We all have a desire to learn new things. It’s in our nature to seek out new information, to find out how things work, and to learn the process used to create works of art. Often, we can get trapped in a cycle of learning about something we want to do instead of actually doing it, which ties into our Tao of Pooh topic for today: Knowledge versus Experience.
In this post, I’ll be using cooking as the primary example for each point.
It’s Harder Than It Looks…At First
“[S]ometimes the knowledge of the scholar is a bit hard to understand because it doesn’t seem to match up with our own experience of things” (29).
It’s easy for us to see an expert like Julia Child and be perplexed about how easy she makes cooking seem. We don’t see the thousands of hours Child took to make her craft appear effortless before the cameras.
When we start out on a new endeavor, a part of us believes that we will achieve expert status as soon as we dive in, which is almost never the case. We can become frustrated by this notion; we should be able to cook as well as Julia, she makes it seem so easy. But her years of experience and many failed attempts have made her the expert and cooking legend she has become.
Over time, you can achieve expert status in whatever you’re hoping to achieve. The key is to release yourself from the disillusionment of perfectionism and allow for trial and error, failure, and less-than-stellar moments to occur. From those moments, you gain insight. Insight produces hands-on knowledge. And that hands-on knowledge gives you the expertise you need to become a master of your chosen craft.
Book Smart or Street Smart?
“Knowledge and Experience do not necessarily speak the same language” (29).
Being interested in a topic inevitably leads us to want to learn more about it. We can do this by reading books, articles, blog posts, or watching YouTube videos. No matter what your interest, you can find information about it. The more you learn, the more you either become excited about it or realize you were just curious in the moment.
Let’s say you are fascinated by the art of cooking, and you begin to read about it, watch videos about it, and binge every Food Network series you can find to learn everything you can about cooking. You’ve read Julia Child’s books cover-to-cover, but there’s one thing you haven’t done: cooked anything.
Knowledge of cooking, whether it’s terminology, recipes, food facts, etc., doesn’t make you an expert chef. Watching thousands of hours of Food Network shows and reading cookbooks won’t make you any better at cooking a delicious meal.
What does matter is your experience with cooking. Taking the time, the effort, the patience, and the action of doing it for yourself.
The quote speaks to this since knowing about something doesn’t equally translate into the experience of actually doing it. Reading and knowing how to prepare the 7-course meal is a far cry from the experience of making it yourself.
Time to Get Your Hands Dirty!
“But isn’t the knowledge that comes from experience more valuable than the knowledge that doesn’t?” (29).
The very thought of getting off the couch and instead of watching people cook, actually cooking, can be a scary concept for many. After all, what if you aren’t perfect that first time? What if what you made is burnt? Or undercooked? Or it tastes too salty?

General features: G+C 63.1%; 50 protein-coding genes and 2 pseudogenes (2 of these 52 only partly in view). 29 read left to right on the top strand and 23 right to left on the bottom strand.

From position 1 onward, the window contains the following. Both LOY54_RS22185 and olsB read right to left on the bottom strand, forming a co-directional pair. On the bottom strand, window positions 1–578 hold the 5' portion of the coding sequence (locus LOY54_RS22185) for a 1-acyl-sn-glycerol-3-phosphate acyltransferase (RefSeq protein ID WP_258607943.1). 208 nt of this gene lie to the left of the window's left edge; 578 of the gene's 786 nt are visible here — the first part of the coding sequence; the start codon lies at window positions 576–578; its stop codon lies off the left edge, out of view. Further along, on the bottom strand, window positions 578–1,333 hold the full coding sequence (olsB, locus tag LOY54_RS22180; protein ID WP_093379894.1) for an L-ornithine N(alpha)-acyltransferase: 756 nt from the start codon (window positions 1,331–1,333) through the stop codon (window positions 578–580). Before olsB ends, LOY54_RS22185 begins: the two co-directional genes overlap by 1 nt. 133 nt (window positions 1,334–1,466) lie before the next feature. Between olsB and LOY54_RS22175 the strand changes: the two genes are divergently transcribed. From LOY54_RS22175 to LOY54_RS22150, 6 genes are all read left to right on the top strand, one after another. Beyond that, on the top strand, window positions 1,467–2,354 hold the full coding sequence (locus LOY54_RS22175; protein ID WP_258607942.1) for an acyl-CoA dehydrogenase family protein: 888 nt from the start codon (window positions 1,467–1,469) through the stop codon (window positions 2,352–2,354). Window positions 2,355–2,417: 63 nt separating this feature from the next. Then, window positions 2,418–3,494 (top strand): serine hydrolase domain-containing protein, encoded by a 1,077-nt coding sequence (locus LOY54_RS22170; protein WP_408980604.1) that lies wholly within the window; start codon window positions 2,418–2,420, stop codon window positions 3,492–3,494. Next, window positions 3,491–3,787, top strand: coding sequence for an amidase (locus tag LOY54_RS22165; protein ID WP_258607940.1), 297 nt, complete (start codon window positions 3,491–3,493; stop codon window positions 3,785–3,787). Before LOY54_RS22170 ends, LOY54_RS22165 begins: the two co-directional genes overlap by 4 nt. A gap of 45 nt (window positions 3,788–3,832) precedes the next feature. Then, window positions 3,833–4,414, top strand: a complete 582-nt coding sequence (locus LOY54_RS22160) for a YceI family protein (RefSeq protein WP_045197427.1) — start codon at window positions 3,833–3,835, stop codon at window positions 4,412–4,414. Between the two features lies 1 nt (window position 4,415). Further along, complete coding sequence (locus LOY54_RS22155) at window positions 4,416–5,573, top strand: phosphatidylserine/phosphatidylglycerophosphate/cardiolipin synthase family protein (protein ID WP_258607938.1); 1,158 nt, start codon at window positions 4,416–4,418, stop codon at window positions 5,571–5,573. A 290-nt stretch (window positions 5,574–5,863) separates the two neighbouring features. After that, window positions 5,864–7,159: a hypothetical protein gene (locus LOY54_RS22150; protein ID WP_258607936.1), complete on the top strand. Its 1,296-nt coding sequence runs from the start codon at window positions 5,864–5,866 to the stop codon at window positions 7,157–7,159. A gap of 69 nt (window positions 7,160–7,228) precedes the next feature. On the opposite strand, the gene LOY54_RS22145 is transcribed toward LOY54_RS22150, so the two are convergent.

Watching experts at a craft can be intimidating. But what we’re seeing is the outcome from years and decades of experience, trial and error, failures and successes. It’s important to keep that in mind as you watch masters of their craft engage in what they do. They weren’t always at this level of culinary expertise. They weren’t always ready to cook in front of the camera. They started at level zero and worked their way up the expertise elevator.
You can, too. Think about it. If Julia Child had only read about French cooking instead of going through the experience to learn how to do it, would we know her name all these decades later? I would say no, we wouldn’t. But because she applied what she did learn and had the experience of cooking French food, we do.
And as I said before, I guarantee that Julia Child experienced many setbacks and failures along the way in her cooking career. But she persisted. She used those failures as part of the experience and moved forward, not looking back and wallowing in self-pity or frustration over a burnt souffle or a poorly made dish.
As you actively pursue cooking, you’ll notice something about the process and about your skills: it gets easier. True, challenges will always pop up, but you’ll have hands-on experience to rely on that will help you become a better chef in the long run. Sitting and watching won’t achieve that goal; in fact, it only prevents you from reaching your ultimate goal of knowing how to cook.
We all have a creative interest in our lives that we either wish to pursue or have and run away from after a failed attempt. Maybe you’re fascinated by sculpting and read dozens of books about it. You are a human library about the sculpting process, famous sculptors, and the art form’s history. So, what’s stopping you from getting some clay and trying your hand at it?
The next time you pick up another book about something you want to do, think about how you can actually pursue your dream of actively doing it. You’ll never know how great you can be at something until you actually try it for yourself!
Happy Creating, and I’ll see you next week!